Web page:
Written by Yehuda Sugar
It started years ago with a slow trickle of tourists coming to Tzfas to observe and participate in one or two public menorah lightings during the week of Chanukah.
Rabbi Gavriel Marzel, shliach of the area and director of the local Chabad House and Tzemach Tzedek organization, saw the opportunity to build on the phenomenon. Today, after nurturing the activity through agreeing to numerous requests from tourists to lecture about Chanukah and hold more public menorah lightings, it has gotten to the point where he now caters to a non-stop flow of people who crowd into Tzfas’s narrow corridors and public squares, long after the usual shul-gazing and artist gallery traffic finishes, to celebrate the festival.
The groups, including many photography student groups, come from all over Israel from every imaginable affiliation in yiddishkeit and lack thereof, to participate in multiple lightings in multiple locations that Rabbi Marzel now arranges with the help of local yeshiva bochurim.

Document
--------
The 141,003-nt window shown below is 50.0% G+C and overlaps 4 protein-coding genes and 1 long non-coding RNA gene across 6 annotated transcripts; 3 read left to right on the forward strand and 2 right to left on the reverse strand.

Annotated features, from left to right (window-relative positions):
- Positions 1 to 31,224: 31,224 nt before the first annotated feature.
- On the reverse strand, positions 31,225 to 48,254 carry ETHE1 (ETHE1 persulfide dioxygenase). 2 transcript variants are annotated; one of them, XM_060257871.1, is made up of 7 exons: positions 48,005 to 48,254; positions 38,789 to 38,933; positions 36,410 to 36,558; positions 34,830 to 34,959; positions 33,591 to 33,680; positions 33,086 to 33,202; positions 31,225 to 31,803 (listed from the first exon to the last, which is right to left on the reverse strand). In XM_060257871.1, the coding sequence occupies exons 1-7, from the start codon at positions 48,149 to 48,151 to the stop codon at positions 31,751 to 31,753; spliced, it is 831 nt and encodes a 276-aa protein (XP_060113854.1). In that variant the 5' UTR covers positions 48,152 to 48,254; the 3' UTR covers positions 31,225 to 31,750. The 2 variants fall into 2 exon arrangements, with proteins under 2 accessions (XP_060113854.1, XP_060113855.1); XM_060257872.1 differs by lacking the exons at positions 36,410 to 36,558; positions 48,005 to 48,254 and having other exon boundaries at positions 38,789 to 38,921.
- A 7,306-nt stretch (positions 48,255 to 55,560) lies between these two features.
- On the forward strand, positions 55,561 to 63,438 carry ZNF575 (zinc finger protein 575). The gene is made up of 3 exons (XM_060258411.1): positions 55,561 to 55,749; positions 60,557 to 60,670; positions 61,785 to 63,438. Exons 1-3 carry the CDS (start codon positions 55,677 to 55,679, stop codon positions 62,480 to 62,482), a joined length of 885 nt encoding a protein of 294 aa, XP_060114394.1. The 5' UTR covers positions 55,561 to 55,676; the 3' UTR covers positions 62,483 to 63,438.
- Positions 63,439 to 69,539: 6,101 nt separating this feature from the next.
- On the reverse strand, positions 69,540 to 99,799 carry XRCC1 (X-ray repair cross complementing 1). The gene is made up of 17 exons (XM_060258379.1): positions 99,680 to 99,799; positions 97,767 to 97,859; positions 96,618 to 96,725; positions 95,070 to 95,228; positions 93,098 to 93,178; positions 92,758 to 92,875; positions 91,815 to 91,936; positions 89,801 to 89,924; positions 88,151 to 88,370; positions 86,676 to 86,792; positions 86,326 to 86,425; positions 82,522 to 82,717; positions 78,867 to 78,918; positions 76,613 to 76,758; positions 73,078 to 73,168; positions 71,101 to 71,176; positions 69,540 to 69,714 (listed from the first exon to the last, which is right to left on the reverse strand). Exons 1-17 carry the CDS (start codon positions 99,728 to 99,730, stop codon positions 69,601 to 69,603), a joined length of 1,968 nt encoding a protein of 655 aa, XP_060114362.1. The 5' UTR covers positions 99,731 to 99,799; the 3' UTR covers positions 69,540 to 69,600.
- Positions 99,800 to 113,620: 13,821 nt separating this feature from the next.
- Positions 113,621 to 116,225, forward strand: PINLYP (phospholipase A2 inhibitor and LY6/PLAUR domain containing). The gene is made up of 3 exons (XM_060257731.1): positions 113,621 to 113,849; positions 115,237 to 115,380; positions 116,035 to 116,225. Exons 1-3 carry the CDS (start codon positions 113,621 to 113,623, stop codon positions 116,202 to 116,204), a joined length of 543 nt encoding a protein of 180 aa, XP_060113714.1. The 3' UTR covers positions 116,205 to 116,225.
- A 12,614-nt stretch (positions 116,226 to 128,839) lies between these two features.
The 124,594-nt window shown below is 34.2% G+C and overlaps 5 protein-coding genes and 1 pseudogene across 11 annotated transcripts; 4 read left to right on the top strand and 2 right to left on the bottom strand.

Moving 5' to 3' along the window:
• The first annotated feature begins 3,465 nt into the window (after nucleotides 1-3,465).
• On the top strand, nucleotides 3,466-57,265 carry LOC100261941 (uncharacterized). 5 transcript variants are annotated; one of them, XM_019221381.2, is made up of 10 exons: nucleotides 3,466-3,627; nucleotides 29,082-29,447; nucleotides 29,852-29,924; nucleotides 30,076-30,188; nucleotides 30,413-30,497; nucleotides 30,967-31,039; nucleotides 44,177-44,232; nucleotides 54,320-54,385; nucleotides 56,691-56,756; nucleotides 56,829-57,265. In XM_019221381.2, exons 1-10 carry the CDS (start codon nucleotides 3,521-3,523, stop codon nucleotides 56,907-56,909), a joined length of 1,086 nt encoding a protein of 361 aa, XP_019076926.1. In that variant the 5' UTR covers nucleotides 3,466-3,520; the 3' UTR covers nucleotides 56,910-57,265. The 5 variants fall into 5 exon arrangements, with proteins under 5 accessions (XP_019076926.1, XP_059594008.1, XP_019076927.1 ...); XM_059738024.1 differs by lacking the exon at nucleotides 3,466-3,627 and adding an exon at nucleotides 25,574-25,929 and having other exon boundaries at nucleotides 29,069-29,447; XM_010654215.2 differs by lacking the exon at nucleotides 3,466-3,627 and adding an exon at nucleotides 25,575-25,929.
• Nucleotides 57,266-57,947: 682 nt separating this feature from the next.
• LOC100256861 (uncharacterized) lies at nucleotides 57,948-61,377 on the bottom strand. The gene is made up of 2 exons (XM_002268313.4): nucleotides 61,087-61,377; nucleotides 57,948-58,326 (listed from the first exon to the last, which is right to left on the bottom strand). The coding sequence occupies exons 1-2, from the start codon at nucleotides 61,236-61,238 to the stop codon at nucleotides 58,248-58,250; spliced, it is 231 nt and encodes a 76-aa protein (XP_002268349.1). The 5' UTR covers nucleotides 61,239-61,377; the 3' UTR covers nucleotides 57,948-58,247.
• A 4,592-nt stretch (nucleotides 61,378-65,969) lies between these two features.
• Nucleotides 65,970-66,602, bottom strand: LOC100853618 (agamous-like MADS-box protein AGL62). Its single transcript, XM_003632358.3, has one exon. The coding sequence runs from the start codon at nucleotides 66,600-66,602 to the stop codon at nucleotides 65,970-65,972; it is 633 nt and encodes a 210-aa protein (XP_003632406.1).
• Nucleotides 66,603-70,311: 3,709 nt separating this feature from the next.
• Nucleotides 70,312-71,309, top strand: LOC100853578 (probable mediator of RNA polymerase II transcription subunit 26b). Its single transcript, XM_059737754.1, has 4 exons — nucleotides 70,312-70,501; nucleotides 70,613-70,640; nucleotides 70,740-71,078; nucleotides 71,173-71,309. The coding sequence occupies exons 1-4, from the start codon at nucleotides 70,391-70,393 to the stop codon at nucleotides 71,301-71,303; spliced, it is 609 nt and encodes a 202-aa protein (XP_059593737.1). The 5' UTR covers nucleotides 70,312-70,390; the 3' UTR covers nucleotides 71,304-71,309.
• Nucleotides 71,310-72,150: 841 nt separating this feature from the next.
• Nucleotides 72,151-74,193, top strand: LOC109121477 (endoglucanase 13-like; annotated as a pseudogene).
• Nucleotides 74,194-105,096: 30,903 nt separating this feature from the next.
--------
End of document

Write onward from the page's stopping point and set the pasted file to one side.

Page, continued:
“It is unbelievable how popular this has become and how they come just for the opportunity to participate in our public lightings,” said Rabbi Marzel, posed in front of a menorah with all eight of its lights blazing skyward Tuesday on the final night of Chanuka as cameras flashed and a flock tourists looked on in Tsfat’s famous Kikar Hamaginim (Defender’s Square.)
“It has taken on a life and identity of its own, with special tour groups and operators leading groups here for this specific purpose, benefitting everyone both spiritually and financially,” Rabbi Marzel said. “Sometimes they forget that the custom was initiated by the Lubavitcher Rebbe decades ago in one of the Rebbe’s many campaigns to bring yiddishkeit to the world and the street as a way of hastening the geulah.”
“We look to the Rebbe’s promise that this and all of the similar outreach efforts worldwide on Chanuka and throughout the rest of the year will in fact lead to the final Chanukah in the Beis HaMikdash HaShlishi with the coming of Moshiach, speedily now.”